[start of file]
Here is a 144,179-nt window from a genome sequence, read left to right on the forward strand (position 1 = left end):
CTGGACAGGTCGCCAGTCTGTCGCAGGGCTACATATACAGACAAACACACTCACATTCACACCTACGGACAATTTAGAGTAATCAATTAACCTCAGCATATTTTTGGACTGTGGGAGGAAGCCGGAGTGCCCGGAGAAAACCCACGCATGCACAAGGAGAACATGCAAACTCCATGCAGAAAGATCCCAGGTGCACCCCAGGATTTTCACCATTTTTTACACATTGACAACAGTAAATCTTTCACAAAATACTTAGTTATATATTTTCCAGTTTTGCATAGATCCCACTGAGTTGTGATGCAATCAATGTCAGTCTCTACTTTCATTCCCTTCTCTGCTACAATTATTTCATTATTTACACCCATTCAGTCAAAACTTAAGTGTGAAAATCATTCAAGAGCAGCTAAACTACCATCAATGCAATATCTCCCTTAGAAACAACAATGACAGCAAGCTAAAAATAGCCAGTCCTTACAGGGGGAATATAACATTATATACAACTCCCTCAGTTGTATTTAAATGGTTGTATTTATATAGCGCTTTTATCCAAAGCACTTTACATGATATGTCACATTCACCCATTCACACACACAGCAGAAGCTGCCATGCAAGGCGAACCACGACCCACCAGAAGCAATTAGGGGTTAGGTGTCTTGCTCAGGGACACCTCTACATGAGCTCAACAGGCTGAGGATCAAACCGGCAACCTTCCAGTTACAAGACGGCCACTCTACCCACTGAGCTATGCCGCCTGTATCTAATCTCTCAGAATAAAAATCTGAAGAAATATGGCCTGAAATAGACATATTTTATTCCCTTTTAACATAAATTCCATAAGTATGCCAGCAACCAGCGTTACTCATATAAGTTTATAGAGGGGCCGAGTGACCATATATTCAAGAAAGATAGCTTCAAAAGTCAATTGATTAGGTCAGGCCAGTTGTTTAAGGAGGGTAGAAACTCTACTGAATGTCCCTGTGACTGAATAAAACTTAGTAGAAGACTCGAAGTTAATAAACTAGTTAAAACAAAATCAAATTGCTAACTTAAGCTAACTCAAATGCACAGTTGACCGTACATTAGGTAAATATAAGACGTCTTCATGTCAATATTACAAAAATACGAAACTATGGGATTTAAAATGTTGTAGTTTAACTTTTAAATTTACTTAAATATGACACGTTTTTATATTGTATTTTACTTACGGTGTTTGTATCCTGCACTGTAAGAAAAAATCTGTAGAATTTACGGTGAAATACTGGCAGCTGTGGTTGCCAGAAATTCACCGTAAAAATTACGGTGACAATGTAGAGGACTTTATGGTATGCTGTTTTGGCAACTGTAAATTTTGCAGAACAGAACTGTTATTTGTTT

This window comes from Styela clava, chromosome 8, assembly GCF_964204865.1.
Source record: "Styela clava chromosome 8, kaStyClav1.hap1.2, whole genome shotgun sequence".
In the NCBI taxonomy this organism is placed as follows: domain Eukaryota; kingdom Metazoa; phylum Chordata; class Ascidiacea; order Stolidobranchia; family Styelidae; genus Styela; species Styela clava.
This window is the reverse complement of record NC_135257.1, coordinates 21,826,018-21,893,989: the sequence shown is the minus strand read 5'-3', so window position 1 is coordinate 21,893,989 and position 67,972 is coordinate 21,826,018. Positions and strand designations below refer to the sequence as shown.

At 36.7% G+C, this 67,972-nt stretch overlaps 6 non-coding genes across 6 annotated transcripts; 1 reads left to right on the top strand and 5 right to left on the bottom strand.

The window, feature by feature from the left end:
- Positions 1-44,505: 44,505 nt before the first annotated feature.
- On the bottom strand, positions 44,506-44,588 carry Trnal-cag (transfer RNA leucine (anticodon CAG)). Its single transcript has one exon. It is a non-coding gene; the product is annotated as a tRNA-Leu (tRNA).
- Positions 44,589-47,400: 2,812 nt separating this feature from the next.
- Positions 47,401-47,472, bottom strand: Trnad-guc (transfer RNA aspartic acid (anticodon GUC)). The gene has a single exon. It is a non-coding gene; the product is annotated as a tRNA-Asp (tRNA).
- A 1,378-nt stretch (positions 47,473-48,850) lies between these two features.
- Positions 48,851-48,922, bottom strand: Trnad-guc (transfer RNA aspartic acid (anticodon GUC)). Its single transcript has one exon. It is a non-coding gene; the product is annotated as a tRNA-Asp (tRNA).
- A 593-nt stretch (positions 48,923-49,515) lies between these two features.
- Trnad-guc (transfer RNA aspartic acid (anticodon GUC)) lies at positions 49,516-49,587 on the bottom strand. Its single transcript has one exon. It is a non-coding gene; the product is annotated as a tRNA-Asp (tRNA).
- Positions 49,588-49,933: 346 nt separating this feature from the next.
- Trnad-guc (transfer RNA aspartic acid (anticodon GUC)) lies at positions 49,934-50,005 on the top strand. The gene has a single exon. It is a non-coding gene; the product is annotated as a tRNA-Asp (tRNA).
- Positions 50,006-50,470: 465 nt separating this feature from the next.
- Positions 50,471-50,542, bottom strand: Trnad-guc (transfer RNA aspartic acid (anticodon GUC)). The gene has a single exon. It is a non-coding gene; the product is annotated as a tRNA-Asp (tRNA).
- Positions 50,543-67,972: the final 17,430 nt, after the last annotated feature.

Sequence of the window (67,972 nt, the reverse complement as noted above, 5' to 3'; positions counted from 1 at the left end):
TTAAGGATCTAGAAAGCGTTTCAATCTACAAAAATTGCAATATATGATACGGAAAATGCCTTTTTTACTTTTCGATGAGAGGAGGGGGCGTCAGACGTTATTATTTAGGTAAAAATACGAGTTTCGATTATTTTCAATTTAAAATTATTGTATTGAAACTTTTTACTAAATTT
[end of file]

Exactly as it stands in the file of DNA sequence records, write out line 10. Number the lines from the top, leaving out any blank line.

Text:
- On the bottom strand, positions 44,506-44,588 carry Trnal-cag (transfer RNA leucine (anticodon CAG)). Its single transcript has one exon. It is a non-coding gene; the product is annotated as a tRNA-Leu (tRNA).